A regular carpenter’s hammer, like what you’d use to hammer nails or hang a picture, anybody could swing a hammer like that all day. Even at age 10, I could have done that. But it wouldn’t do much damage to the car, and it wouldn’t satisfy the gathered crowd. Or the player. The barker made them feel like they were in a competition with each other. With a sledge hammer, one of extra weight, there was a thrill factor. Even the biggest guys were surprised at how heavy it was.

They would hoist it waist high, get a feel for its weight, and then walk around the car looking for the best spot to inflict damage. Then they would raise the giant hammer over their heads.

There was always a slight pause at the apex, the point between the hammer going up and the hammer coming down, as the man took his last bit of aim. The crowd would draw quiet then. But it was only for a moment, and then the man would bring down the hammer with great force and a grunt, onto the car with a crash.

A sizeable dent would be met like impressive fireworks. The crowd would all say “Ooh,” in unison. A lame dent, or a miss, would be met with chuckles. And some teasing by the barker. “Maybe you should have your mother help you next time, pal.”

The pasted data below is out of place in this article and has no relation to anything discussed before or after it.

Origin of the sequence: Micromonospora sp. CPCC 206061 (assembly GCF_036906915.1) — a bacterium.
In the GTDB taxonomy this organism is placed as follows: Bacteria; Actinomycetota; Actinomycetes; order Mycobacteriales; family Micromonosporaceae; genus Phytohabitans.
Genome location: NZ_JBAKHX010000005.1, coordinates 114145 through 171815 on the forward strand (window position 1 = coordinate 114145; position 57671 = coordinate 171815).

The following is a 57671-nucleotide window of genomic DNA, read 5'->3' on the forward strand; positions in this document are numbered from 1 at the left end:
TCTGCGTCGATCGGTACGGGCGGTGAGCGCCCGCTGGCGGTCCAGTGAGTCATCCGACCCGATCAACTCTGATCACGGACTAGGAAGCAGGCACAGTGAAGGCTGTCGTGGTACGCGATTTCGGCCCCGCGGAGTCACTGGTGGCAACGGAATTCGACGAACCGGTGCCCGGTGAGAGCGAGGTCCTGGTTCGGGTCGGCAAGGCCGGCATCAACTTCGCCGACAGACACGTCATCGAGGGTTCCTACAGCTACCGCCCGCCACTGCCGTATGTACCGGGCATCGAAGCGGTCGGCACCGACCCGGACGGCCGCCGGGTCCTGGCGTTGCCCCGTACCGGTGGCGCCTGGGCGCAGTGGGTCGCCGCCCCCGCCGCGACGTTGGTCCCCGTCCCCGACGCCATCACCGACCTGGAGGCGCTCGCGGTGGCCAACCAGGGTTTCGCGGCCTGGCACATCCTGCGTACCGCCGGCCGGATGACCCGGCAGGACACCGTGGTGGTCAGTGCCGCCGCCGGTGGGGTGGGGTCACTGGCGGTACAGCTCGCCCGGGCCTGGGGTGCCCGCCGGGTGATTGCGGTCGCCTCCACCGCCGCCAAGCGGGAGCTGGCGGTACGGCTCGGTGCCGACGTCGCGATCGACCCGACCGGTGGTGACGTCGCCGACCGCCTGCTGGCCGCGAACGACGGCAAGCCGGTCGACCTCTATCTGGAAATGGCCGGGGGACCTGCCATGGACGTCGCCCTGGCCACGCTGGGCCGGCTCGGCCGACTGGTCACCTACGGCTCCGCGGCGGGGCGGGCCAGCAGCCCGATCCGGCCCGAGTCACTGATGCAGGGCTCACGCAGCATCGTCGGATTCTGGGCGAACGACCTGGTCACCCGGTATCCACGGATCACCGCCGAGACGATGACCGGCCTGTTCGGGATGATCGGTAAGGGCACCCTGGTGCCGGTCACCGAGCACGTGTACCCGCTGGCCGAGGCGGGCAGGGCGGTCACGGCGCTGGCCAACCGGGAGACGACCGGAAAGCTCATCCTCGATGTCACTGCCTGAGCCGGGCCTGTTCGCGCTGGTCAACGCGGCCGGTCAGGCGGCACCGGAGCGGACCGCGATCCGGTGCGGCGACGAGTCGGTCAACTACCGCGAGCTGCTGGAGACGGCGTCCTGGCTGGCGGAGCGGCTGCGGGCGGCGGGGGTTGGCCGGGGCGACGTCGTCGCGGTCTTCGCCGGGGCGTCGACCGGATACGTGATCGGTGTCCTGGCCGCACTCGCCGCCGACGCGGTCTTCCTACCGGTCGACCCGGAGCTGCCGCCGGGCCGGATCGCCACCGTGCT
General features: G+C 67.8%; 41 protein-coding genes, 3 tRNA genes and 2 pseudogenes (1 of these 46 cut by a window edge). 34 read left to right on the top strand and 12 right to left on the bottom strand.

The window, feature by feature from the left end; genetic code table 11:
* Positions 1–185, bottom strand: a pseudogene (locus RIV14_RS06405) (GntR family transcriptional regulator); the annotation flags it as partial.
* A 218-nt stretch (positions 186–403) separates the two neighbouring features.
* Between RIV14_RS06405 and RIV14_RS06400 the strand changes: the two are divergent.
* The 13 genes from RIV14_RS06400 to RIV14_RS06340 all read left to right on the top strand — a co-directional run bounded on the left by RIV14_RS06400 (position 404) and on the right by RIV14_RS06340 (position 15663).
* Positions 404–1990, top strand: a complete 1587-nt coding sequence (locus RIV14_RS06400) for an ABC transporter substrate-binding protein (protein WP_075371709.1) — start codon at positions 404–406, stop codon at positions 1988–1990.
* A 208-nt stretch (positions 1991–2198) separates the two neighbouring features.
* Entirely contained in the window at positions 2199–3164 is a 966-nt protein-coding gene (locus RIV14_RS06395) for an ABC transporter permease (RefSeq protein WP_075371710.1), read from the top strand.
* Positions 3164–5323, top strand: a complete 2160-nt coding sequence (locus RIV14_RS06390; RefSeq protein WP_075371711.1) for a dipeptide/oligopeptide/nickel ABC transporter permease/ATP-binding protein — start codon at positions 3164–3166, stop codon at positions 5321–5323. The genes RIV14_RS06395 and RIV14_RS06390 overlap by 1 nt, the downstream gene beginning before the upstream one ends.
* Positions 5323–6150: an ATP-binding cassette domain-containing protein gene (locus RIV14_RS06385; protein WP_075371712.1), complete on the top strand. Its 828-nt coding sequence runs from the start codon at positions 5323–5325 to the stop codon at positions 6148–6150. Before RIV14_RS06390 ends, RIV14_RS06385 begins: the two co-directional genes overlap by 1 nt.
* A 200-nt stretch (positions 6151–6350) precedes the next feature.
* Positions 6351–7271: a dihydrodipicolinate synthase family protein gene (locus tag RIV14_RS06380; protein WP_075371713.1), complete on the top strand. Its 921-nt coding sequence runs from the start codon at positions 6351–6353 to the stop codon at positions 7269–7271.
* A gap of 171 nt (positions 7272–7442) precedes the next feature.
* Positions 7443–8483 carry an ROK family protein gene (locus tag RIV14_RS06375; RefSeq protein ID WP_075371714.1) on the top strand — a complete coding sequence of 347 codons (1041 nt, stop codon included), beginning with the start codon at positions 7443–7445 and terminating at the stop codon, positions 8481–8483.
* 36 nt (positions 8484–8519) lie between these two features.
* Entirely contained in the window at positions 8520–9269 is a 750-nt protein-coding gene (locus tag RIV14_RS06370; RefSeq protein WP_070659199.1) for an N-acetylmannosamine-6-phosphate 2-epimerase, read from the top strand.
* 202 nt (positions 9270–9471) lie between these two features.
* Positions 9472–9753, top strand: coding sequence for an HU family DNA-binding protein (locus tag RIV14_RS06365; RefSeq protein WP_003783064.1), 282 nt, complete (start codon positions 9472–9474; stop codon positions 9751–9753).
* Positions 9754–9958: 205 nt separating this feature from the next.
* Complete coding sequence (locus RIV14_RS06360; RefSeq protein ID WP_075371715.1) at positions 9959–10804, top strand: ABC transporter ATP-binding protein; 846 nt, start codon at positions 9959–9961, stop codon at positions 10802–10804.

The car’s fenders went first: unsupported sheet metal, it gave way with each hammer blow to create huge, impressive dents. The crowd loved that. So did I.

The hood was almost as good. A big man jumped up on top of the car and rained the sledge hammer down right into the middle of the hood. It left a massive indentation to the roar of the crowd. He walked off with a swagger.

The next man attacked a quarter panel. He was a smaller guy, and his first shot landed on a supported corner. Instead of leaving a dent, the sledge hammer bounced off the car, nearly breaking his wrists. He looked surprised. The crowd laughed, and the barker taunted him.

He was a little guy, but he was embarrassed. That would not do. The barker’s words would have stung if he had paid attention to them, but he was focused on having misjudged the car and the heavy hammer. He was determined to do better with the second swing.

He eyed the car for a moment, looking for a good spot. The barker’s words and the crowd noise were now just a buzz around his ears. He raised the heavy sledge high over his head and brought it down with a grunt. It missed the mark and skidded into the dirt, taking him with it. He fell to his knees. Now crowd erupted in laughter. Not only did he not leave a dent in the car, he skinned his knees. Angry, and maybe a little drunk, he swore at the car.